Thursday, July 10, 2008

K.K. has three performances tomorrow to mark the end of dance intensive and unfortunately she injured her ankle slightly at the end of practice today. I hope it holds up OK tomorrow. She seemed pretty worn out this evening, ready to just lie on the couch, not talkative. It's probably good that she will be down to just the jazz and Broadway twice a week classes she loves after tomorrow and won't have such long dance days. The making of an artist is hard work, as is the making of anything of value.

My knee, which had been hurting the last week or so is recovered enough that I'm joining Bob in night walks again and have been delighting in the waxing moon. It was setting as we walked at the beginning of the week, now is a full half, sliced straight down the middle as i with a sharp knife and hung big yellow above the holding pond as we walked tonight.

I've been reading a book about the Jewish experience in World War II, Suite Francaise - or trying to read it. I think it is excellently set up but I am avoiding. I know the author died in Auschwitz and I just seem to always find something else to do that read her one step closer to the death camp. My writers group had a prompt about writing about the experience of being in a big crowd and I wrote a poem that surprised me. World War II was a long time ago and there have been and are other genocides and lots of people who weren't Jews were killed by the Nazis and Jews have no special claim on suffering - and yet one's own ethnic and social history is one's own and mine haunts me in the oddest ways - unexpected. This is what I wrote.

Throng

Laughing in line. waiting to enter
political rally, waiting to give
joyful grand daughter glimpse
of her candidate - a woman
running hard for President.
Laughing in line on cold night,
warming hands in each other's
sleeves, kid bundled in three coats,
strangers friendly, bound by hope,
press of crowd encouraging,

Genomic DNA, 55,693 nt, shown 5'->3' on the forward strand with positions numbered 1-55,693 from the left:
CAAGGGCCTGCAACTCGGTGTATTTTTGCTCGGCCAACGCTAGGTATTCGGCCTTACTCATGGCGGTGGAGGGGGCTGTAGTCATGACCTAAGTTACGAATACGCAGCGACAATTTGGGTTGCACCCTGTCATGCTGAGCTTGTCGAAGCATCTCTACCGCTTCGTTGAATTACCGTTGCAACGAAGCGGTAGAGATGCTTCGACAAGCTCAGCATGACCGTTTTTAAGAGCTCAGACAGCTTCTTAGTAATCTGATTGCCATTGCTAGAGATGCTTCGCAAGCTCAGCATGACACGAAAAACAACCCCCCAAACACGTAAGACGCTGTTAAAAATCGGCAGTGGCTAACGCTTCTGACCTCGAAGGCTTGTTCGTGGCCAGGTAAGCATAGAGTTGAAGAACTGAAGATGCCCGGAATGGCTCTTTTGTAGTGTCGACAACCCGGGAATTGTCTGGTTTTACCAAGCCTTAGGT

even in our red state, so many
out to hear Hillary and cheer.
Press of crowd friendly until
smiling security guard at door
asks grand daughter to lift
her arms so he can feel for weapon,
a formality, but in my mind
we suddenly huddle terrified
in Warsaw, 1942, wearing all our
coats, wearing the yellow star. Jews
waiting to be packed into cattle cars.
Knees shake. Grand daughter laughs.
Moment passes. Happy political crowd
enters arena to cheer our candidate.

4 comments:

Ann said...

Victoria, I think history is in our very cells and can pop out when we least expect it or perhaps when most we need it. This is a chilling piece, but I'm glad you wrote it. Suite Francaise is a very difficult read, but I'm glad I read that too.

Peggy said...

I can understand not being in a place in your own life when you can deal with the horrors of your relatives from the past. You have got a lot going on that is sort of in flux in your own family right now and it perhaps leaves you more vulnerable to echoes from the past.
Suite Francaise was written by a Jewish woman who died in the death camp, but her book in my opinion was not about the Jewish experience in WWII. It was more about the civilian experience, specifically the French experience. The thing that i found haunting was that she wrote it without knowing what was ahead for her--or even that it was a possibility as I don't think the nature of the death camps was widely known then.
Save this book for a better time for you to read it!

Mary said...

Victoria, I am glad that your knee is doing better so that you are able to do night walks again.

Your poem is a very powerful one...taking the reader through so many emotions.

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